Trump approves N.C. emergency declaration as Atlantic coast braces for Dorian

By Clyde Hughes & Darryl Coote
Residents fill sandbags in Mount Pleasant, S.C., Monday in preparation for Hurricane Dorian. Photo by Richard Ellis/UPI
Residents fill sandbags in Mount Pleasant, S.C., Monday in preparation for Hurricane Dorian. Photo by Richard Ellis/UPI | License Photo

Sept. 3 (UPI) -- U.S. President Donald Trump approved North Carolina's emergency declaration Tuesday night as Coastal regions from Florida to Virginia remained on the lookout for Hurricane Dorian.

With Trump's approval of North Carolina's emergency declaration, the Department of Homeland Security and the Federal Emergency Management Agency have been authorization to coordinate disaster relief efforts in the state "to save lives and to protect property and public health and safety," the order said.


FEMA, in particular, has been tapped to provide resources necessary to alleviating impacts of Hurricane Dorian.

The entire South Carolina coast was under a hurricane watch on Tuesday evening as Hurricane Dorian brought tropical storm conditions to Florida.

RELATED At least 1,300 U.S. flights canceled ahead of Hurricane Dorian

The Carolinas ramped up preparations for Hurricane Dorian as the Category 2 storm began its anticipated northwesterly move and now threatens to strike at least a glancing blow in the coming days.

South Carolina Gov. Henry McMaster has ordered mandatory evacuations along the state's eastern coastline, affecting about 830,000 people. Authorities reversed lanes to Interstate 26 from Charleston to Columbia and on U.S. 278 from Hilton Head to expedite departures.


"When you add the residents evacuating ... that will create a recipe for gridlock or worse," McMaster told reporters. "We do not want people to be stuck on the highway."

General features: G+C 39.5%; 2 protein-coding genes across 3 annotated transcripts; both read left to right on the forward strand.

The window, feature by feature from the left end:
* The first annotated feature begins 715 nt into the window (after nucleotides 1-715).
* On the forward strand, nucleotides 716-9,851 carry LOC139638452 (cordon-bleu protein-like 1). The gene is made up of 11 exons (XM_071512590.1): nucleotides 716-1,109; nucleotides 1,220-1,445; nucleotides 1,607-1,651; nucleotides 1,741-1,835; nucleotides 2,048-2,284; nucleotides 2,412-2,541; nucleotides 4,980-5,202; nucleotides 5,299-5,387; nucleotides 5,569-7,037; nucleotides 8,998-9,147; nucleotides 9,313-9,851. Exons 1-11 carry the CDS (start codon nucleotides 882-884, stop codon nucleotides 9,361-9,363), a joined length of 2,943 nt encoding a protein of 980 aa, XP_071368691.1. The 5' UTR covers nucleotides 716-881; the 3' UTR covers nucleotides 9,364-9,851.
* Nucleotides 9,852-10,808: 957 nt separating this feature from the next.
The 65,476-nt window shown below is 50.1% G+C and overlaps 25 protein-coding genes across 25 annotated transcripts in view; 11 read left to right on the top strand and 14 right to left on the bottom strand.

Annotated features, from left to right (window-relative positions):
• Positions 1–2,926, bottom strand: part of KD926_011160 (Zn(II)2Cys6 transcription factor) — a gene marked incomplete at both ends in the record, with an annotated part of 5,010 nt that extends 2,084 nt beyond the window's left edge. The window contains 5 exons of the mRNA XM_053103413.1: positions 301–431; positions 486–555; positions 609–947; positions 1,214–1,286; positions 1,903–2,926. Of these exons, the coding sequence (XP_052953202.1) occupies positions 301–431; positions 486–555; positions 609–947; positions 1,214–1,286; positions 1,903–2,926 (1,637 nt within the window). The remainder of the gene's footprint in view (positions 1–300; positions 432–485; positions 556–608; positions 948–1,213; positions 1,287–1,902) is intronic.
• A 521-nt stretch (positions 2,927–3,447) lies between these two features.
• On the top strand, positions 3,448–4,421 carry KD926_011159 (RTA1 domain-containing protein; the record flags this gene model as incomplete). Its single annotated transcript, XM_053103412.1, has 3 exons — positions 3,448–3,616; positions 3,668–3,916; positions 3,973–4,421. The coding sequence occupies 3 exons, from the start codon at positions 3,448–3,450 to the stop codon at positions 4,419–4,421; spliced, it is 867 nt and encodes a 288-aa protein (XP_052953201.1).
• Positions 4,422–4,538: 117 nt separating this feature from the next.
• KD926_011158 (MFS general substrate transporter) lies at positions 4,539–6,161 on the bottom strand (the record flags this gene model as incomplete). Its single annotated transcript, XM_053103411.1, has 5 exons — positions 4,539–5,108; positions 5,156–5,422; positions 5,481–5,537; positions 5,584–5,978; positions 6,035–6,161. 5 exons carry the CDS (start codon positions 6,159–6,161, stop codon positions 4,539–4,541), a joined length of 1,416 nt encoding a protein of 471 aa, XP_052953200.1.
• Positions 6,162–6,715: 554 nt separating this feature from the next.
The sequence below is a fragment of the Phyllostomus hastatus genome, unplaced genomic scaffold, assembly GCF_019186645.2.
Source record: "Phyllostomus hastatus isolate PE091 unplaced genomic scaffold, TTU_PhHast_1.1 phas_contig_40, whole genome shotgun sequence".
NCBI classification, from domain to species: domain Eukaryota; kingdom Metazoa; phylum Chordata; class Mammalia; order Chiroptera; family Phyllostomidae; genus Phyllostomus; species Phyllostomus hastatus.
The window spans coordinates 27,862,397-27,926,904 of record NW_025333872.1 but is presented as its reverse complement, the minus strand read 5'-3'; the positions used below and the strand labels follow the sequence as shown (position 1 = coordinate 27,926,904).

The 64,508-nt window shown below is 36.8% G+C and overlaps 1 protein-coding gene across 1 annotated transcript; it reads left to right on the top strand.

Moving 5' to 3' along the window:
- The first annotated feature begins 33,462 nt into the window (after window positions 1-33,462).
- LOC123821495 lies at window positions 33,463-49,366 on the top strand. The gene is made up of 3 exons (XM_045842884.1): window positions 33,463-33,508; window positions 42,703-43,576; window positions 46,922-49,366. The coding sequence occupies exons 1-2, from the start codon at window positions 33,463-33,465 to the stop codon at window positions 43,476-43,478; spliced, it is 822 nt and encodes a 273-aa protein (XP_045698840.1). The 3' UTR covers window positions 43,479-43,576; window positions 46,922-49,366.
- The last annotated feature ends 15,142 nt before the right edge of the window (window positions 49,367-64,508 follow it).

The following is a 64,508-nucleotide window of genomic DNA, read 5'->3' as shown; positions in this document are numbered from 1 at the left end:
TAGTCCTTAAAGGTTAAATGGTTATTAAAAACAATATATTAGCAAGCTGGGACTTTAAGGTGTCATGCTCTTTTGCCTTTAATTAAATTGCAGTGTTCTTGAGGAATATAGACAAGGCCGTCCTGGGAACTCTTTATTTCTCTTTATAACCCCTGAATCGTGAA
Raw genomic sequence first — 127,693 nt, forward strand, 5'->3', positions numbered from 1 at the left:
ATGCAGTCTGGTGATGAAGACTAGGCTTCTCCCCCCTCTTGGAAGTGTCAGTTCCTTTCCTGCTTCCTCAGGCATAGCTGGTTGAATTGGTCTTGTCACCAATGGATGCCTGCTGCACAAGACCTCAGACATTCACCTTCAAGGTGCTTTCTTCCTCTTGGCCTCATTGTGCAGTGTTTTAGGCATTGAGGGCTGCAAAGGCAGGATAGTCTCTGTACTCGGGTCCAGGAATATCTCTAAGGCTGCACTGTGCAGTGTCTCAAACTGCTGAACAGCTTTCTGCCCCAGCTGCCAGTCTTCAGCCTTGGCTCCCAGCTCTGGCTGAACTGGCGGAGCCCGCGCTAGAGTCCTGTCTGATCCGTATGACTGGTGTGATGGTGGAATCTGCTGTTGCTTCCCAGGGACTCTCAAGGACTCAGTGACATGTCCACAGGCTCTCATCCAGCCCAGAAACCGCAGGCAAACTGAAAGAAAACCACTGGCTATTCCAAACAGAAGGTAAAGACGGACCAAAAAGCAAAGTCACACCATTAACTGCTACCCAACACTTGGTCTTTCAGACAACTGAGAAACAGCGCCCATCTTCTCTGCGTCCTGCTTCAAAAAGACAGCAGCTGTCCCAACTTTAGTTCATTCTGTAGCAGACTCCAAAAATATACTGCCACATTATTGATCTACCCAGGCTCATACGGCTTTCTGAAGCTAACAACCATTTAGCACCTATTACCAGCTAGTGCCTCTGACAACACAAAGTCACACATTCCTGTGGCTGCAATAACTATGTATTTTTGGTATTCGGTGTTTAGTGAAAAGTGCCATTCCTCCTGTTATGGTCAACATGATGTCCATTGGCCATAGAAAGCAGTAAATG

RELATED Dorian cuts power to Bahamas; several dead; 62K without clean water

Government offices and schools in South Carolina's eight coastal counties closed Tuesday due to the evacuation order, and many businesses and attractions are closing, as well.

Officials in North Carolina have warned tourists and residents on the Outer Banks islands they could become trapped if they don't leave by Wednesday. Potential storm surges could block the only state highway into and out of the area, officials said.

"Please keep in mind that highways along the coast frequently suffer over-wash during periods of surge and everyone should make their evacuation plans accordingly," Hyde County officials said.

Many school districts along the North Carolina coast have already canceled classes for Wednesday. The University of North Carolina-Wilmington said it will close campus at 5 p.m. Tuesday and ordered a mandatory evacuation for students and staff.

North Carolina Gov. Roy Cooper called on residents to heed evacuation orders and other instructions by emergency personnel as Dorian approaches.

"I urge you to closely follow the forecast and listen to your local officials," he said. "If they order an evacuation please follow their instructions."


The National Weather Service warned of "life-threatening" storm surges from the Category 2 hurricane, which began to inch northward early Wednesday after spending most of Monday stalled over the Bahamas. Dangerous storm surges are possible in both Carolinas and Georgia, forecasters said, and water levels will rise as hurricane-force winds approach the coastline.

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